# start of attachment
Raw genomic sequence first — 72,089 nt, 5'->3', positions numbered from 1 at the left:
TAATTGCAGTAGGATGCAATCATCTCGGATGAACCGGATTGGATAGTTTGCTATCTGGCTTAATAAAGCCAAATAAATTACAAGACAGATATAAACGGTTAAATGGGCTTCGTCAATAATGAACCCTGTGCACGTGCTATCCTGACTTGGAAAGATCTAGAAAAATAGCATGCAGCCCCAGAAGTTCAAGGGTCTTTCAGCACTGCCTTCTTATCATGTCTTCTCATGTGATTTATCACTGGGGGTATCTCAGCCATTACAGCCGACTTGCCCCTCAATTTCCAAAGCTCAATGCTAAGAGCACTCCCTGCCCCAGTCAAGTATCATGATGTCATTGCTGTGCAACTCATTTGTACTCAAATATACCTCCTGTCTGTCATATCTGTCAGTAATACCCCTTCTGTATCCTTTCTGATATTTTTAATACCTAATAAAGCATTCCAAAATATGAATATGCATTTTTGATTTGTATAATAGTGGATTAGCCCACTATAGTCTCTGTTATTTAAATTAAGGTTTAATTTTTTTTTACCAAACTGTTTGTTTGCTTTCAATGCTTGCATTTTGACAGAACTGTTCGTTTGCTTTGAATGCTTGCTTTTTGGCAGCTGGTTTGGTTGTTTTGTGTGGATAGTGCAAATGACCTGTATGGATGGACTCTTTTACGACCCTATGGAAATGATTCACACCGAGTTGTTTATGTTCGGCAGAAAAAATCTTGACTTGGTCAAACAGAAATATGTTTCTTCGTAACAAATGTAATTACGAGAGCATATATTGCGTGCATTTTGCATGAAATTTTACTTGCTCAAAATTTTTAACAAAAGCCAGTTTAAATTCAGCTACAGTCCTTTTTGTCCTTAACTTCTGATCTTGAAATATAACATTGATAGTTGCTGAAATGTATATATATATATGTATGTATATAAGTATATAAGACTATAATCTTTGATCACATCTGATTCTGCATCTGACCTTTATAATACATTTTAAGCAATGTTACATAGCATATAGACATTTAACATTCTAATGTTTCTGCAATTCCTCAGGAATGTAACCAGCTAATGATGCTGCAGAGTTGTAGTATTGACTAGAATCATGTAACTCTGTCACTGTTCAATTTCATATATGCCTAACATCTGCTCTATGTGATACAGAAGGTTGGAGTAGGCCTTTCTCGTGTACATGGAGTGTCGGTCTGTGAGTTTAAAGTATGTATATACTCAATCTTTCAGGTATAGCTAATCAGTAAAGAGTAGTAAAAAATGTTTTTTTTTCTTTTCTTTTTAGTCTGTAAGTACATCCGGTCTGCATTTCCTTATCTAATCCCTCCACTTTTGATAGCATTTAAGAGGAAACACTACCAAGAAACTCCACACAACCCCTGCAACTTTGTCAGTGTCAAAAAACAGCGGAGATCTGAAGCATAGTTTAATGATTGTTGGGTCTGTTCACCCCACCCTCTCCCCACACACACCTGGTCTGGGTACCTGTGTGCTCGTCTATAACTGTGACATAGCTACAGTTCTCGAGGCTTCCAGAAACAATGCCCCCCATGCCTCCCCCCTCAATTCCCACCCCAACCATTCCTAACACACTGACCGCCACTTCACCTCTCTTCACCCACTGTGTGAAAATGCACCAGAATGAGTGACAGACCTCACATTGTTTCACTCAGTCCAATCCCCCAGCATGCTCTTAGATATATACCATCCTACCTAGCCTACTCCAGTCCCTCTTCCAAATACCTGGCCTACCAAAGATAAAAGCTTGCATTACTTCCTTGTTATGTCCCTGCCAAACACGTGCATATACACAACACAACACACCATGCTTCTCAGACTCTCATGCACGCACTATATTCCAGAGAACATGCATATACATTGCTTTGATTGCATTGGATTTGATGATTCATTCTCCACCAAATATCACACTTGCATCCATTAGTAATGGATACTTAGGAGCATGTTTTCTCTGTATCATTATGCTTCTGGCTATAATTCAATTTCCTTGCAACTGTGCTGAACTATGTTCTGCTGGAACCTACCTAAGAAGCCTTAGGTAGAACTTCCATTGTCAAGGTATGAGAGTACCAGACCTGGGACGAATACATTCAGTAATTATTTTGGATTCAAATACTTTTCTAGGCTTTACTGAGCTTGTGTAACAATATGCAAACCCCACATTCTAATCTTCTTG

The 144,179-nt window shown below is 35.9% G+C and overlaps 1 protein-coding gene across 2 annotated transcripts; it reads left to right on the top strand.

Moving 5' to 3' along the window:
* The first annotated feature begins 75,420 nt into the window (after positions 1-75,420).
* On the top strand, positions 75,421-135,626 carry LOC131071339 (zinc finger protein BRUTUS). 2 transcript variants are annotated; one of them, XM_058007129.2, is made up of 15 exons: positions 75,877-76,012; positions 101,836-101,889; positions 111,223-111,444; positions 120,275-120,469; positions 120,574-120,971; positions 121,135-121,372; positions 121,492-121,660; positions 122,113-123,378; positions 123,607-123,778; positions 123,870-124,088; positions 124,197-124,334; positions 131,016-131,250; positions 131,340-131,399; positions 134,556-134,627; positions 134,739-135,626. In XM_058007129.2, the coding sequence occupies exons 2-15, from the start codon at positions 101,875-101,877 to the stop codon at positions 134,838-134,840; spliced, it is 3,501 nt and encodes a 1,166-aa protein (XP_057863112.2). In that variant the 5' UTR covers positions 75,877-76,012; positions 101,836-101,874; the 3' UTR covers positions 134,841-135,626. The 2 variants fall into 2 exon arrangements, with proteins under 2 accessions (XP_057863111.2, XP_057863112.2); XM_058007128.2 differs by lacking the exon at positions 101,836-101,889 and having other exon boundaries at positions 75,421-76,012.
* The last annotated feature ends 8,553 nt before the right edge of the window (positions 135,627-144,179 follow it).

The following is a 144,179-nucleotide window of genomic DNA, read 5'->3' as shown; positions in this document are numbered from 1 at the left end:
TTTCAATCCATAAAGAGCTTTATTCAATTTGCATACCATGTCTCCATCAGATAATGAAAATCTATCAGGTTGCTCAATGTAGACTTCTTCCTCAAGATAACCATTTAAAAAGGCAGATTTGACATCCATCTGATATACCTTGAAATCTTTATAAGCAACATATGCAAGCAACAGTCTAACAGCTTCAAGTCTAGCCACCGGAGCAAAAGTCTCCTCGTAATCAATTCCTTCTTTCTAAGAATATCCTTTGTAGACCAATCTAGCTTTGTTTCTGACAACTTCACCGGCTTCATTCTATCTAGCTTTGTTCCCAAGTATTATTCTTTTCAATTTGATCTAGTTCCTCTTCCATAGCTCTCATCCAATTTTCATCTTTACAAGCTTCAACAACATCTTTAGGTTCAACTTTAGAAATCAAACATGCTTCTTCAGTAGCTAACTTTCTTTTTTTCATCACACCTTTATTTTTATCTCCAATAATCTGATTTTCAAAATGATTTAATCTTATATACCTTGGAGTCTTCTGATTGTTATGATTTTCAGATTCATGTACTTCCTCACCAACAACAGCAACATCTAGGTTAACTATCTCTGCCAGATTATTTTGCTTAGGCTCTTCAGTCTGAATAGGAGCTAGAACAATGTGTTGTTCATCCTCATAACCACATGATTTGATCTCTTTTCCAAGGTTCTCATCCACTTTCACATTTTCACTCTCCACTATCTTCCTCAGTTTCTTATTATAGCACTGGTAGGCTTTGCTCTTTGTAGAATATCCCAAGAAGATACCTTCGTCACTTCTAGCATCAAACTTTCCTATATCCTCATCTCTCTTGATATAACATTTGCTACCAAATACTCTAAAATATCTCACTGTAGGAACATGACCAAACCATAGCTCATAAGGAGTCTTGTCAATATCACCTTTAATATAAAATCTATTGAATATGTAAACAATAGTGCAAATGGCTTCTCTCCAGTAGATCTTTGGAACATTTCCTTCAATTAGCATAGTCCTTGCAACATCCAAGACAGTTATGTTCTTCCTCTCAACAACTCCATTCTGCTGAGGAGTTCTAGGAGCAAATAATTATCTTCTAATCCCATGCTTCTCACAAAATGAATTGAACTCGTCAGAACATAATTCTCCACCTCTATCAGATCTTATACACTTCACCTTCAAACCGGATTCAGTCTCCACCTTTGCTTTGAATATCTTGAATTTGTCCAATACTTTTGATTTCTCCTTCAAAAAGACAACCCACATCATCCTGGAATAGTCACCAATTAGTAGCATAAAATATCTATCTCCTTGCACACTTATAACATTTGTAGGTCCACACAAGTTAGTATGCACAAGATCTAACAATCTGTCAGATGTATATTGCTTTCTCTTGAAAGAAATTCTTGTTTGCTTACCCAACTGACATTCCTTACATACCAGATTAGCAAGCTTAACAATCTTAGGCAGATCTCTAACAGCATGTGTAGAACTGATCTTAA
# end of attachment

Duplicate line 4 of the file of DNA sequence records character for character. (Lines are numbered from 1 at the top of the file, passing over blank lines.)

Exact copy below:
Moving 5' to 3' along the window: